• Mentors will build relationships by discussing share interests, challenges, educational trajectory, etc. with their mentees.
  • AX Fellows will provide their teams with supportive ideas and foster a sense of direction as teams complete their work.

Fellowship Project Mentors

Victor Izzo and Maryam Nouri Aiin

The Vermont Entomology Participatory Action Research Team (VEPART) is a transdisciplinary research team dedicated to using Participatory Action Research (PAR) methods to synthesize and integrate grower input at all phases of the research process. VEPART works with a multitude of growers in various crop systems to develop appropriate IPM tactics for northeastern organic growers, and ultimately a more sustainable approach to pest management. They conduct agroecological PAR and outreach in support of agricultural and food systems initiatives in the urban or peri-urban fringe of Burlington, as well as throughout Vermont. VEPART also teams up with the Vermont Vegetable and Berry Grower’s Association to run a pest monitoring program at UVM’s Horticultural Research and Education Center to provide local vegetable and berry growers weekly, Vermont-specific, information on the population dynamics of important pests throughout the growing season. Read more about VEPART here


Kris Stepenuck

Kris Stepenuck

The Lake Champlain Sea Grant Institute develops and delivers science-based information to benefit the environment and economies of the Lake Champlain basin. The fellows working with Lake Champlain Sea Grant will be paired with a local organization or community that engages in community planning related to natural resources. The position may include, but is not limited to assisting with sustainability planning, community outreach, natural resources policy development, and monitoring natural resources as related to planned projects. Read more about Dr. Stepenuck's research here

Stephanie Hurley, Katie Horner, Leslie Spencer, and Amir Johnson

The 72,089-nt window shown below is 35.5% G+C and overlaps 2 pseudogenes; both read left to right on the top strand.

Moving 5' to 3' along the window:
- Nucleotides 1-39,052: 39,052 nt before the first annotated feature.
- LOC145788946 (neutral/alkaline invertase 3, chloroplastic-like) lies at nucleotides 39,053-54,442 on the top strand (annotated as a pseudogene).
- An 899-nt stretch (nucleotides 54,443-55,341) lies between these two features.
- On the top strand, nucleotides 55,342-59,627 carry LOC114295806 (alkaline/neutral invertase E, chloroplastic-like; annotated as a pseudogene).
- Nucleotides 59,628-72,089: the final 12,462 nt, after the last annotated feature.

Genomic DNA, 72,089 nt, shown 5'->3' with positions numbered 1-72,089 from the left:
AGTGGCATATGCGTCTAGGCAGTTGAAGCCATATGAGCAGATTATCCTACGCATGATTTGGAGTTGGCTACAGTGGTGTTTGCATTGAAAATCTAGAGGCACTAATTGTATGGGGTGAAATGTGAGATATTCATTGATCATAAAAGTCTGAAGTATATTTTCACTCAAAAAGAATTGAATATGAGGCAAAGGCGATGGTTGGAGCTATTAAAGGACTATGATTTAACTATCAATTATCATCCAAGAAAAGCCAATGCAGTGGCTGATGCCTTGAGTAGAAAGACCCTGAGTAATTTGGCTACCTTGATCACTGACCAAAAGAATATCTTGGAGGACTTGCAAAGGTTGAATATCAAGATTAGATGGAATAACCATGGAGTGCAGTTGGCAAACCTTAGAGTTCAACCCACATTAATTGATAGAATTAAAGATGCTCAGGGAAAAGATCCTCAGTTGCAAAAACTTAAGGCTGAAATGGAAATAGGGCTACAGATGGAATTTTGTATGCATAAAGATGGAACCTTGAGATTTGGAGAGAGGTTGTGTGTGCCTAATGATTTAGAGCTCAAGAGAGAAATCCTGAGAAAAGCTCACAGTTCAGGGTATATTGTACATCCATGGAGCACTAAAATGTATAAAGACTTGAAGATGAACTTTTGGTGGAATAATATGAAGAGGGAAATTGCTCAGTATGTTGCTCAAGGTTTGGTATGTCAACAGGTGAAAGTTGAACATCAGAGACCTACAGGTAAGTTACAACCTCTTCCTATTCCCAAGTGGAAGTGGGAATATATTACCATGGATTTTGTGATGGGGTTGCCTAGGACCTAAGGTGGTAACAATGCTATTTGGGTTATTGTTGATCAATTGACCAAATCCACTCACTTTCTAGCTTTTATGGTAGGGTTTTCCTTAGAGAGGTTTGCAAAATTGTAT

The Ecological Landscape Design Laboratory studies soil health and water quality at urban farms and gardens, from a biophysical perspective as well as from a human perspective. Our research lab is studying the intersection of two fields: urban agroecology (UAE) and green stormwater infrastructure (GSI). Leslie Spencer is a first year Ph.D. student in the UVM Food Systems program; she is interested in the intersections between ecosystem services, ecological landscape design, and human well-being in agroecological systems. Amir Johnson is a first year M.S. student in the UVM Department of Plant and Soil Science. His research is focused on green stormwater infrastructure, water quality, and sociodemographic equity. We are seeking applicants for a unique opportunity to help investigate whether UAE has the potential to be envisioned as a green infrastructure to improve water management in cities. Urban farms and gardens that use eco-friendly and socially beneficial practices also have the potential to serve as places for sustainable surface water management, by providing stormwater infiltration and mitigating climate change. We will evaluate water quality from various urban, food-producing gardens and farms, measure soil health including accumulation of phosphorus from compost applications, survey farmers and gardeners to learn about their perceptions about healthy soils and how to achieve them, and share outcomes with local farmers and gardeners. Read more about the Ecological Landscape Design Laboratory here!